Imprisonment at Corfe Castle
Maud and her son William were first imprisoned at Windsor Castle, but were shortly afterwards transferred to Corfe Castle in Dorset where they were placed inside the dungeon. Maud and William both starved to death. Her husband died a year later in exile in France where he had gone disguised as a beggar to escape King John's wrath after the latter had declared him an outlaw, following his alliance with Llywelyn the Great, whom he had assisted in open rebellion against the King, an act which John regarded as treason. He was buried in the Abbey of St. Victor, Paris.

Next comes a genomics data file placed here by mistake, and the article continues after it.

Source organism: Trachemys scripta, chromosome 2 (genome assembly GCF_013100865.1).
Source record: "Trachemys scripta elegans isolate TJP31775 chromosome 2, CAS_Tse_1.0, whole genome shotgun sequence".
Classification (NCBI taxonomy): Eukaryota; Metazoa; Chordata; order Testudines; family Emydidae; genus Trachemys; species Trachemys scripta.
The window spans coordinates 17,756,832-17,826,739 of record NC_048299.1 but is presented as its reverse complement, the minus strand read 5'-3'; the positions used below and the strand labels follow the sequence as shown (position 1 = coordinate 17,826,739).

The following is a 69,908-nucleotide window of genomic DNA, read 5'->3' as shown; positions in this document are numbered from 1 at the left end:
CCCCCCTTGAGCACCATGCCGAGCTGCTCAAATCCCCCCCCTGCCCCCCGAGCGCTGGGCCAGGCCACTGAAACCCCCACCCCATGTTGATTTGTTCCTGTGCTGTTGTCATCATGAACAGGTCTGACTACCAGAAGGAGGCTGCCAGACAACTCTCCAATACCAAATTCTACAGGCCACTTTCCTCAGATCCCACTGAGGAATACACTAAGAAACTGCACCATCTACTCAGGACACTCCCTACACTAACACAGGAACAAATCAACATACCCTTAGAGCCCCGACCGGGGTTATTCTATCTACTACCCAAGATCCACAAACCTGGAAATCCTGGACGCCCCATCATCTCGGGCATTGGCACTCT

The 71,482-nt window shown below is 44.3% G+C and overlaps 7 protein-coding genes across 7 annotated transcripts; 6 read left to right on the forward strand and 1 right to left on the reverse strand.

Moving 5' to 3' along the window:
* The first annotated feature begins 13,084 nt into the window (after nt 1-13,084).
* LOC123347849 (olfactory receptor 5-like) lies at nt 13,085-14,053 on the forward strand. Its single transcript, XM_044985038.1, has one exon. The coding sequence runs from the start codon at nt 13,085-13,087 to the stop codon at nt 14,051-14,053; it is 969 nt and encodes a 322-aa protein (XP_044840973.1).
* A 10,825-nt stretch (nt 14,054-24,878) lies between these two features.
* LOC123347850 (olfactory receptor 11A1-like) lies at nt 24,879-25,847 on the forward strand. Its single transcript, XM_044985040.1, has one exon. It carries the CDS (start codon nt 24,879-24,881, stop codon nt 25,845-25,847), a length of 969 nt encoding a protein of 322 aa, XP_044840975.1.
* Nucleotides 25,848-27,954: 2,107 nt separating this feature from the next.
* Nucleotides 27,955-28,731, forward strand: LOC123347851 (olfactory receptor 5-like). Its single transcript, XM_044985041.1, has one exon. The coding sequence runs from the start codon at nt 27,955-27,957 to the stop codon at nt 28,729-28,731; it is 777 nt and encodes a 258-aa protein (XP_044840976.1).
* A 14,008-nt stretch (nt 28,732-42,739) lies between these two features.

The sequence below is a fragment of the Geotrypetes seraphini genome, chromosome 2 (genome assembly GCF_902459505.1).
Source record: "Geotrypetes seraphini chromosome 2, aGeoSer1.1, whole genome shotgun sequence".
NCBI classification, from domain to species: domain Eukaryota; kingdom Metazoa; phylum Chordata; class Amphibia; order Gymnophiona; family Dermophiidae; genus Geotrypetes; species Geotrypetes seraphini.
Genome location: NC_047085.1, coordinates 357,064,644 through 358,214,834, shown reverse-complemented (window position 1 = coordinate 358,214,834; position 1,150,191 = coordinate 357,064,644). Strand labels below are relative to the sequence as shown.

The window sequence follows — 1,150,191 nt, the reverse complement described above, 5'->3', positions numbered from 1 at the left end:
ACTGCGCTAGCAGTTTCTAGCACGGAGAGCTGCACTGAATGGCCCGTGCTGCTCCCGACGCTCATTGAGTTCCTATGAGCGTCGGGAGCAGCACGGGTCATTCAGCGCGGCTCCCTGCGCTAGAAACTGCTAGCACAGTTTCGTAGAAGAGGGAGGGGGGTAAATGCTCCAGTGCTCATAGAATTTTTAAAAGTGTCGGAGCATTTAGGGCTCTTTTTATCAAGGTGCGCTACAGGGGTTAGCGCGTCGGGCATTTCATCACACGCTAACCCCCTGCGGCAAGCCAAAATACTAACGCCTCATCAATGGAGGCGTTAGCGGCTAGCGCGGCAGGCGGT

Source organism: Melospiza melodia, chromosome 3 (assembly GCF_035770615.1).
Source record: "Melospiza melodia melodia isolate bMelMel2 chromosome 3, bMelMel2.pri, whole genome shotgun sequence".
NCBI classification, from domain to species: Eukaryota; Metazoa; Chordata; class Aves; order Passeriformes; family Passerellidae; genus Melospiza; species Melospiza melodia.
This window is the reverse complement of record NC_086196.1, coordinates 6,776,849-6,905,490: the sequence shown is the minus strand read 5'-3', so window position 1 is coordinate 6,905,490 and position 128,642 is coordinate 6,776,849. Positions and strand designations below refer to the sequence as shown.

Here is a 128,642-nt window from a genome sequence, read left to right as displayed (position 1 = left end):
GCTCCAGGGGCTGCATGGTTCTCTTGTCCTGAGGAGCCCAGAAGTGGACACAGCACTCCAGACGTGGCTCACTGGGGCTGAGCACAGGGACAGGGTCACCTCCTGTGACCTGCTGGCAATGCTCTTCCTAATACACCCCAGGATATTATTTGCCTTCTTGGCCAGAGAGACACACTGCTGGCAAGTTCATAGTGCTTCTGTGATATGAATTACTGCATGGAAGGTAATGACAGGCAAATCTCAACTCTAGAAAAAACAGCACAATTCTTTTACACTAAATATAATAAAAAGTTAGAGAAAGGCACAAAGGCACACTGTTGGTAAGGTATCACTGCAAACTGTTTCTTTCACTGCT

Maud's daughter Margaret de Lacy founded a religious house, the Hospital of St. John, in Aconbury, Herefordshire in her memory. On 10 October 1216, eight days before his death, King John conceded three carucates of land in the royal forest of Aconbury to Margaret for the construction of the religious house. He sent the instructions to her husband Walter de Lacy, who held the post of Sheriff of Hereford, by letters patent.
Maud de Braose features in many Welsh folklore myths and legends. There is one legend which says that Maud built the castle of Hay-on-Wye single handed in one night, carrying the stones in her apron. She was also said to have been extremely tall and often donned armour while leading troops into battle.
The legend about her building Hay Castle probably derives from the time she added the gateway arch to a tower which was built in the 1180s.